One year ago today, an international coalition led by Saudi Arabia launched air strikes against the Huthi armed group in Yemen sparking a full-blown armed conflict.

Over the following year, the conflict has spread and fighting has engulfed the entire country. Horrific human rights abuses, as well as war crimes, are being committed throughout the country causing unbearable suffering for civilians. SEE THE REST OF THIS POST

Deadly Force Knows No Borders

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DEADLYFORCE_AI copy

On March 15th, the International Day against Police Brutality will again remind the world of the lives lost and communities changed forever due to the unlawful use of deadly force by police.

Last year, we released our “Deadly Force” report, highlighting the increasing number of individuals killed by police in the United States. One of the most disturbing findings of the report, noted that all 50 states and Washington, D.C. fail to comply with international law and standards on the use of lethal force by law enforcement officers, and with more than 16,000 police departments across the country, the lack of consistency is evident.  SEE THE REST OF THIS POST

Turning a Blind Eye on Impunity in Nigeria

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A student stands in a burnt classroom burnt by the Islamist group Boko Haram to keep children away from school in Maiduguri, northeastern Nigeria, May 12, 2012. (PIUS UTOMI EKPEI/AFP/GettyImages)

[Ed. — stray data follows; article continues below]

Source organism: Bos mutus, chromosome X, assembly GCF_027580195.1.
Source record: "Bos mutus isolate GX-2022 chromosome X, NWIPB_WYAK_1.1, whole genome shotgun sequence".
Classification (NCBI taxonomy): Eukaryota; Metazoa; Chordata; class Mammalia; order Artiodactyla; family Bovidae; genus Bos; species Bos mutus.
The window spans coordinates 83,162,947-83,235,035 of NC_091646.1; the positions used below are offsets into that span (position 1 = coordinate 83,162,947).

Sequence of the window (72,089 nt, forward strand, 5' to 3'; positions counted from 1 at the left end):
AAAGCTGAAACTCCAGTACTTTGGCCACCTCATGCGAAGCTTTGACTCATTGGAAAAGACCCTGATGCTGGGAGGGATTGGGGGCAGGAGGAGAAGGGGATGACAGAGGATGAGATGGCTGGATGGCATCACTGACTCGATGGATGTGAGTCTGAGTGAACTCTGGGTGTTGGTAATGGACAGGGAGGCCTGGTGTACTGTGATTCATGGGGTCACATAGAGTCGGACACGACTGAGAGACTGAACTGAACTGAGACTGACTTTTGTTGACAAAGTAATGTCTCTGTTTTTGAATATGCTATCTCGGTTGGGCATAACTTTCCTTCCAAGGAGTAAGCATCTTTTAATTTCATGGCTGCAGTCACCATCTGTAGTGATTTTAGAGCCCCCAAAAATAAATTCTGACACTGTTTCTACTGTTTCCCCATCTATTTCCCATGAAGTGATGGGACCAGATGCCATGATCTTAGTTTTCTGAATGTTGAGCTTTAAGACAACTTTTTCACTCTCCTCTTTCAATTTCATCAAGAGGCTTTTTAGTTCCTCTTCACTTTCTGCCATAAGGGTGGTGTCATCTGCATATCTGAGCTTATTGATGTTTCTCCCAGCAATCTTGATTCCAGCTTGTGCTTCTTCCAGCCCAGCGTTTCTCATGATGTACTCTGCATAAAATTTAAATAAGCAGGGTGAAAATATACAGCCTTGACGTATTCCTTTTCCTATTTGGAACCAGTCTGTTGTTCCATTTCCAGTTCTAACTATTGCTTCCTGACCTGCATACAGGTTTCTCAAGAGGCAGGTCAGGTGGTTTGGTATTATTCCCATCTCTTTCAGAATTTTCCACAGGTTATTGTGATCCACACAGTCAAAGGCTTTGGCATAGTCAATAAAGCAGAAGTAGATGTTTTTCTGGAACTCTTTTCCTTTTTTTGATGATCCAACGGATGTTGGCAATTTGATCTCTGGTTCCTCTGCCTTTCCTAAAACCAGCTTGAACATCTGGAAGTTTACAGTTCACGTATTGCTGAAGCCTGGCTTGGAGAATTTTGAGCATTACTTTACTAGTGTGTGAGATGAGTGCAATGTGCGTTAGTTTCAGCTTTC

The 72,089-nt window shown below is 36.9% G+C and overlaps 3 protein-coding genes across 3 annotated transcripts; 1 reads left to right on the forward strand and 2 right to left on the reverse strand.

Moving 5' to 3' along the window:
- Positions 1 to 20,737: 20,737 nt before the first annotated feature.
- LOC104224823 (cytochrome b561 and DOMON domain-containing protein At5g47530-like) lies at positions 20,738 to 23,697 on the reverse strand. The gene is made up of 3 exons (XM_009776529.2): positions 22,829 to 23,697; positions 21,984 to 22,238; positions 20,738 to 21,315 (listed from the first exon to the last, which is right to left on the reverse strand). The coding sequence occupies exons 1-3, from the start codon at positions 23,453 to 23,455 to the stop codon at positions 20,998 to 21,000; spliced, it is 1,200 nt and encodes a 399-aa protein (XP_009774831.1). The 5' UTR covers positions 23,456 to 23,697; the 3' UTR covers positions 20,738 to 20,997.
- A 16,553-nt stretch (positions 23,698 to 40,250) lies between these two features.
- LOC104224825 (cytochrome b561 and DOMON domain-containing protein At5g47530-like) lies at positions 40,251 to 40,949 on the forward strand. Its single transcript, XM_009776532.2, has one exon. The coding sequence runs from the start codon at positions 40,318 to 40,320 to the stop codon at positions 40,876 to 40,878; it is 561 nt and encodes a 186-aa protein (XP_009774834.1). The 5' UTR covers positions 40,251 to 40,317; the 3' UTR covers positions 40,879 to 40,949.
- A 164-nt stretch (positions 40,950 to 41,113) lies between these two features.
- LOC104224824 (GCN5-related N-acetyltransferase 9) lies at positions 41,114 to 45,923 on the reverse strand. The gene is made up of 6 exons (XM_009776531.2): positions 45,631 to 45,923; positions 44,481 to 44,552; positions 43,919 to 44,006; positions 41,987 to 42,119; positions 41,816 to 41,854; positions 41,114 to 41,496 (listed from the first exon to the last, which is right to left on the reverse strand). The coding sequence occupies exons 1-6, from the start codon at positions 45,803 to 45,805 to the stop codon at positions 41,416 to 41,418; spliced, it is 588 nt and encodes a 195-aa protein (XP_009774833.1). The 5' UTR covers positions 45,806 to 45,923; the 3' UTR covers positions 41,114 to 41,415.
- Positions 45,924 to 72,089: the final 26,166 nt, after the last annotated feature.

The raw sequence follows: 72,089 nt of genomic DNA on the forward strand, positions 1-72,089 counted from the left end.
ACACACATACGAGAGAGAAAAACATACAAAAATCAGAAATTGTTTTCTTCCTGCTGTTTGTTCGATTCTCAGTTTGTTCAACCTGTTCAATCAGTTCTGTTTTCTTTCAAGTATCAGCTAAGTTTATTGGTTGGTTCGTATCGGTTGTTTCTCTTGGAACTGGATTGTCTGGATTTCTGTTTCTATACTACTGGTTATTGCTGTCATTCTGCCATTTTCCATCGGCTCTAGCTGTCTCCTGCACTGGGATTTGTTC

A student stands in a burnt classroom burnt by the Islamist group Boko Haram to keep children away from school in Maiduguri, northeastern Nigeria, May 12, 2012. (PIUS UTOMI EKPEI/AFP/GettyImages)

Last week’s announcement that the US plans to deploy military advisors to assist the Nigerian government fight Boko Haram and is considering restarting the training of an infantry battalion, despite the lack of investigation by Nigerian authorities in to possible war crimes and possible crimes against humanity by the Nigerian military should raise alarm bells. In the absence of concrete action to investigate possible atrocities the Obama administration risks giving its seal of approval to impunity. SEE THE REST OF THIS POST

To be a Muslim in America Right Now

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JEWEL SAMAD/AFP/Getty Images

JEWEL SAMAD/AFP/Getty Images

To be a Muslim in America right now is to fear that your best days — your most ordinary days — are behind you. Anti-Muslim hate and fear-mongering is going mainstream, and the future is a startling unknown.

Many fear that the vicious rhetoric we are hearing is a harbinger of things to come: discrimination, harassment and violent attacks on Muslims, or people who look Muslim that spreads and even becomes a new normal. That could set the stage, one day in the not-so-distant future, for government policies like mandatory registration of Muslims and internment.

Could that really happen? Perhaps my background as an American Muslim makes me more sensitive to the possibility. SEE THE REST OF THIS POST